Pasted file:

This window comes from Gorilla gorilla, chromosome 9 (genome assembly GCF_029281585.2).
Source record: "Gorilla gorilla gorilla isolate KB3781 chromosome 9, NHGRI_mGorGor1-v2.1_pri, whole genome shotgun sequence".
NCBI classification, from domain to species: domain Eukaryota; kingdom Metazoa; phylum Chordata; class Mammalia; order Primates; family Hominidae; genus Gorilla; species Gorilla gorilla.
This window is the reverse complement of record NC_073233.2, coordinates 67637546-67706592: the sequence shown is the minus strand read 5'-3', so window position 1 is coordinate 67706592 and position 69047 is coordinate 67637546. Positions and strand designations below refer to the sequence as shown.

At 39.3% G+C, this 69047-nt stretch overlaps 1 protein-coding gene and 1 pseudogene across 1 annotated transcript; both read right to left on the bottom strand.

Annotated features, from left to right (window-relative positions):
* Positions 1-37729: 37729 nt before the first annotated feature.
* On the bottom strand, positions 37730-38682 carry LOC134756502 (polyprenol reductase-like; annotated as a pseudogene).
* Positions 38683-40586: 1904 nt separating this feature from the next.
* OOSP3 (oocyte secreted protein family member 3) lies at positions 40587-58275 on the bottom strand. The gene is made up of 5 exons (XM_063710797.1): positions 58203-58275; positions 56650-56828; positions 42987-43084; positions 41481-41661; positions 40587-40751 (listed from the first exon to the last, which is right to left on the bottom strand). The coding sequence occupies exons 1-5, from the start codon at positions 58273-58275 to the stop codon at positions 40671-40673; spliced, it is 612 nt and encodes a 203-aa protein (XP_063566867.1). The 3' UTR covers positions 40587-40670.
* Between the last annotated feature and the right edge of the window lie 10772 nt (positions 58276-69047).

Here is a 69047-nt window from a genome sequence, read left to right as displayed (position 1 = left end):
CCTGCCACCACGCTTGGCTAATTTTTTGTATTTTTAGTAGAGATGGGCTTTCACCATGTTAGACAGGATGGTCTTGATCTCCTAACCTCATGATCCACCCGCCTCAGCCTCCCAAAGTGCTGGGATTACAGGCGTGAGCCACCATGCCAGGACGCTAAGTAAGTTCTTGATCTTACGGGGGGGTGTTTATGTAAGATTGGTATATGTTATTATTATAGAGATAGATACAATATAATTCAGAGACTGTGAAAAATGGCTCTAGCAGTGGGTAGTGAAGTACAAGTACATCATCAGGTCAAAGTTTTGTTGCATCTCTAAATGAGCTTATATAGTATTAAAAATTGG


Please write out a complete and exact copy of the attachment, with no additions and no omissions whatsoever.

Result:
This window comes from Gorilla gorilla, chromosome 9 (genome assembly GCF_029281585.2).
Source record: "Gorilla gorilla gorilla isolate KB3781 chromosome 9, NHGRI_mGorGor1-v2.1_pri, whole genome shotgun sequence".
NCBI classification, from domain to species: domain Eukaryota; kingdom Metazoa; phylum Chordata; class Mammalia; order Primates; family Hominidae; genus Gorilla; species Gorilla gorilla.
This window is the reverse complement of record NC_073233.2, coordinates 67637546-67706592: the sequence shown is the minus strand read 5'-3', so window position 1 is coordinate 67706592 and position 69047 is coordinate 67637546. Positions and strand designations below refer to the sequence as shown.

At 39.3% G+C, this 69047-nt stretch overlaps 1 protein-coding gene and 1 pseudogene across 1 annotated transcript; both read right to left on the bottom strand.

Annotated features, from left to right (window-relative positions):
* Positions 1-37729: 37729 nt before the first annotated feature.
* On the bottom strand, positions 37730-38682 carry LOC134756502 (polyprenol reductase-like; annotated as a pseudogene).
* Positions 38683-40586: 1904 nt separating this feature from the next.
* OOSP3 (oocyte secreted protein family member 3) lies at positions 40587-58275 on the bottom strand. The gene is made up of 5 exons (XM_063710797.1): positions 58203-58275; positions 56650-56828; positions 42987-43084; positions 41481-41661; positions 40587-40751 (listed from the first exon to the last, which is right to left on the bottom strand). The coding sequence occupies exons 1-5, from the start codon at positions 58273-58275 to the stop codon at positions 40671-40673; spliced, it is 612 nt and encodes a 203-aa protein (XP_063566867.1). The 3' UTR covers positions 40587-40670.
* Between the last annotated feature and the right edge of the window lie 10772 nt (positions 58276-69047).

Here is a 69047-nt window from a genome sequence, read left to right as displayed (position 1 = left end):
CCTGCCACCACGCTTGGCTAATTTTTTGTATTTTTAGTAGAGATGGGCTTTCACCATGTTAGACAGGATGGTCTTGATCTCCTAACCTCATGATCCACCCGCCTCAGCCTCCCAAAGTGCTGGGATTACAGGCGTGAGCCACCATGCCAGGACGCTAAGTAAGTTCTTGATCTTACGGGGGGGTGTTTATGTAAGATTGGTATATGTTATTATTATAGAGATAGATACAATATAATTCAGAGACTGTGAAAAATGGCTCTAGCAGTGGGTAGTGAAGTACAAGTACATCATCAGGTCAAAGTTTTGTTGCATCTCTAAATGAGCTTATATAGTATTAAAAATTGG